Organizational Culture and Masculinities in a Startup Company in Finland
Keywords:Work/Life Balance, Gender, Ethnicity, Age and Diversity, Identity, Meaning & Culture, Organization & Management
This article explores the organizational culture of the startup scene in Finland. Startup companies offer an interesting setting for research, because their organizational culture, hierarchy and power structures differ from those of large traditional organizations. The method used in this study was an organizational ethnography in a startup company in Finland, which included participant observation, and interviews with employees. The organizational culture of the startup was informal, relaxed, low in hierarchy, and employees had autonomy for deciding on their working times and locations. Masculinities were visible in the organizational culture of the startup company in the form of ‘harsh’ language and rambunctious humor, men changing their behavior and discussion topics when women were around, and managers communicating more aggressively with men than with women. The results further showed that gender was a criterion for inclusion and exclusion. The research concludes that startup companies are not gender-neutral spaces.
Acker, J. (1990). Hierarchies, jobs, bodies: A theory of gendered organizations, Gender & Society 4(2): 139-158. doi: https://doi.org/10.1177/089124390004002002
Alvesson, M., & Billing, Y. D. (2009). Understanding gender and organizations. 2nd edition, Sage.
Alvesson, M., & Sveningsson, S. (2008). Organizational culture and change. Changing Organizational Culture: Cultural Change Work in Progress. Oxon: Routledge, 35-50.
Atomico (2018). State of European Tech. Atomico.
Azoulay, P., Jones, B., Kim, J. D., & Miranda, J. (2018). Age and high-growth entrepreneurship (No. w24489). National Bureau of Economic Research. doi: https://doi.org/10.3386/w24489
Baller, S., Dutta, S., & Lanvin, B. (2016). Global information technology report 2016, Geneva: Ouranos.
Bell, E. (1999). The negotiation of a working role in organizational ethnography, International Journal of Social Research Methodology 2:1, 17-37. doi: https://doi.org/10.1080/136455799295168
Bird, S. R. (1996). Welcome to the men's club: Homosociality and the maintenance of hegemonic masculinity, Gender & Society 10(2): 120-132. doi: https://doi.org/10.1177%2F089124396010002002
Blank, S., & Dorf, B. (2012). The startup owner's manual: The step-by-step guide for building a great company. BookBaby.
Butler, J. (1999). Gender trouble: feminism and the subversion of identity.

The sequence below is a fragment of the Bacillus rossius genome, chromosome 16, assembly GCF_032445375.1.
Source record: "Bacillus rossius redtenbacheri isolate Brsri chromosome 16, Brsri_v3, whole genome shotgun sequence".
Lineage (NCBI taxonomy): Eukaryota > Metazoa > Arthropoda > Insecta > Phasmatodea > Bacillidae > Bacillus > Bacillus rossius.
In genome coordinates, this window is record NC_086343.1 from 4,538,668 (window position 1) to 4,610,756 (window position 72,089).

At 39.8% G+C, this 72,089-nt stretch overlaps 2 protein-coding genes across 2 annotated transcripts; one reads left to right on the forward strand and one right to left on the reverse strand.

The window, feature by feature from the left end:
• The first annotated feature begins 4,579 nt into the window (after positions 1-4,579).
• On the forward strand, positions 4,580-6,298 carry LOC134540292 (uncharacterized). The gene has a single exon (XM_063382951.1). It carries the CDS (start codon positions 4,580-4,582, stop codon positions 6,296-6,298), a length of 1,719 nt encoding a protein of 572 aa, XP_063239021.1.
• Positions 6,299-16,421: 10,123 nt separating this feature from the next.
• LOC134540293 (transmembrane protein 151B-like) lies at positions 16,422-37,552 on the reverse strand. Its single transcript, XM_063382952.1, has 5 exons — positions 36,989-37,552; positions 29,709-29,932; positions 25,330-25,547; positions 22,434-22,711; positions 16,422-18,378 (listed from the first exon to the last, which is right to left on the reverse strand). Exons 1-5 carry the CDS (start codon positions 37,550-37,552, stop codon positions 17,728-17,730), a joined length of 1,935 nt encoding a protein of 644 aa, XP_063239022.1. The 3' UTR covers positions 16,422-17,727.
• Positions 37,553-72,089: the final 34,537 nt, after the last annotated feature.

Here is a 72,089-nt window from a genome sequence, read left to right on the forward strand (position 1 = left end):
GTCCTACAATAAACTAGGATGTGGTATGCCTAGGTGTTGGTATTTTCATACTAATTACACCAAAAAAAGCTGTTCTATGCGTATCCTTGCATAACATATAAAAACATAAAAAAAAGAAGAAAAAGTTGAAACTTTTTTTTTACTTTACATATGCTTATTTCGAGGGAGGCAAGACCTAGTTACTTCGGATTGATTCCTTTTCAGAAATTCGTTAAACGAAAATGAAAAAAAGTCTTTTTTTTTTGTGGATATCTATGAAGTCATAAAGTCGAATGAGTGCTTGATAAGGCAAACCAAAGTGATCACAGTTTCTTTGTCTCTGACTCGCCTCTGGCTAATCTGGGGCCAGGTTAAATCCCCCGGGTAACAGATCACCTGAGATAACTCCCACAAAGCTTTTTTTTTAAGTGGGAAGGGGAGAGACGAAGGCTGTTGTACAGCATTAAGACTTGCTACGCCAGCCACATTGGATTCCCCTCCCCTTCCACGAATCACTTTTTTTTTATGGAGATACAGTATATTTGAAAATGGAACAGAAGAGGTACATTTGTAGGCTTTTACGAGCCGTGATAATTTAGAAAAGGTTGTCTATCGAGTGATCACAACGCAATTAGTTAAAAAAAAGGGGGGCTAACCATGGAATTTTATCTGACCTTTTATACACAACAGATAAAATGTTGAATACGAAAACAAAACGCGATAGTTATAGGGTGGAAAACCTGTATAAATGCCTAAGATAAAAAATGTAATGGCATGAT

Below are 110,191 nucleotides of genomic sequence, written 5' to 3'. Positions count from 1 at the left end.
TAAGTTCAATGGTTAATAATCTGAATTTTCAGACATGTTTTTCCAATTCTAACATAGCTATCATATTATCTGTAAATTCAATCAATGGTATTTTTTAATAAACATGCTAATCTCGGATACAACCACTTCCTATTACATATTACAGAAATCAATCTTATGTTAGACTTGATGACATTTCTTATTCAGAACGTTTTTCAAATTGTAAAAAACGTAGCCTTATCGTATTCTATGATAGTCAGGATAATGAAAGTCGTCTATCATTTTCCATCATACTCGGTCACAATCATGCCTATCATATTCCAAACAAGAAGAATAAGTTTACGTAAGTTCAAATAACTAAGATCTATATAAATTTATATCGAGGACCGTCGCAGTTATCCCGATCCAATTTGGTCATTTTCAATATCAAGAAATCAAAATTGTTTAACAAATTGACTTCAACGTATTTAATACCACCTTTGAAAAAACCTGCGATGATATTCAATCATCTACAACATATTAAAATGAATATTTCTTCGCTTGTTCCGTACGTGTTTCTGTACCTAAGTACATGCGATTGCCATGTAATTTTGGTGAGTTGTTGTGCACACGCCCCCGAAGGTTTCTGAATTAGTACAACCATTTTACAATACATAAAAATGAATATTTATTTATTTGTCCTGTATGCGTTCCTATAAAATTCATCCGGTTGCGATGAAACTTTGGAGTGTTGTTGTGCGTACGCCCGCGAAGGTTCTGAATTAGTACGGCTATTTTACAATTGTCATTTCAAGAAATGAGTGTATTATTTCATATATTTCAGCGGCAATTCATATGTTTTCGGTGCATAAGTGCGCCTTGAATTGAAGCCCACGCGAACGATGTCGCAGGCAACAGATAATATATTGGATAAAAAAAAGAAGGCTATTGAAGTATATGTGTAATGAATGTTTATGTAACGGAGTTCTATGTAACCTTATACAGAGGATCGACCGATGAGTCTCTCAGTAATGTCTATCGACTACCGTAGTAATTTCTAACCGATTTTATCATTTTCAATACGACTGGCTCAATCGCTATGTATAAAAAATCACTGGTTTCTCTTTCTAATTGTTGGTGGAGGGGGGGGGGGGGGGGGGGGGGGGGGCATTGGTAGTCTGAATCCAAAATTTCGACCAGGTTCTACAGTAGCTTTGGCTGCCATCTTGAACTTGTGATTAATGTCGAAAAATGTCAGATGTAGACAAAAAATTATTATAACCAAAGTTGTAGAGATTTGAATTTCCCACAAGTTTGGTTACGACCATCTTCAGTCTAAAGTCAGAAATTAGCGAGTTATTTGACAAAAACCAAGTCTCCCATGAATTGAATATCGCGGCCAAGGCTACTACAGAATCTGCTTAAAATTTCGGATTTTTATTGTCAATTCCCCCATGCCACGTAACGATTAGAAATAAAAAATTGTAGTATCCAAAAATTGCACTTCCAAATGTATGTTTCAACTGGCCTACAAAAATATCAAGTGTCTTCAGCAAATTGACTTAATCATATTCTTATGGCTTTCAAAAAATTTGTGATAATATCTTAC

Collinson, D. L. (1988). 'Engineering humour': masculinity, joking and conflict in shop-floor relations, Organization Studies 9(2): 181-199. doi: https://doi.org/10.1177%2F017084068800900203
Collinson, D., & Hearn, J. (1994). Naming men as men: Implications for work, organization and management, Gender, Work & Organization 1(1): 2-22. doi: https://doi.org/10.1111/j.1468-0432.1994.tb00002.x
Cunliffe, A. L., & Karunanayake, G. (2013). Working within hyphen-spaces in ethnographic research: Implications for research identities and practice, Organizational Research Methods 16(3): 364-392. doi: https://doi.org/10.1177/1094428113489353
Flanagan, J. C. (1954). The critical incident technique, Psychological Bulletin 51(4): 327. doi: https://psycnet.apa.org/doi/10.1037/h0061470
Flick, U. (2002). An introduction to qualitative research. 2nd ed., Thousand Oaks/London: Sage Publications.
Hearn, J. (2013). Methods and Methodologies in Critical Studies on Men and Masculinities. In B. Pini & B. Pease (Eds.) Men, Masculinities and Methodologies (pp. 26–38), Basingstoke: Palgrave Macmillan.
Hewlett, S. A., Luce, C. B., Servon, L. J., Sherbin, L., Shiller, P., Sosnovich, E., & Sumberg, K. (2008). The Athena factor: Reversing the brain drain in science, engineering, and technology, Harvard Business Review Research Report 10094: 1-100.
Holgersson, C. (2013). Recruiting managing directors: Doing homosociality, Gender, Work & Organization 20(4): 454-466. doi: https://doi.org/10.1111/j.1468-0432.2012.00595.x
Hyrkäs, A. (2016). Startup Complexity: Tracing the Conceptual Shift Behind Disruptive Entrepreneurship. Publications of the Faculty of Social Sciences.
Karjalainen, M., Niemistö, C., & Hearn, J. (2017). “Pakko painaa pitkää päivää": työn ja muun elämän väliset hämärtyvät rajat tietotyössä (“Forced to do long days”: blurring the boundaries between work and life in knowledge work). In Työaikakirja. Into kustannus.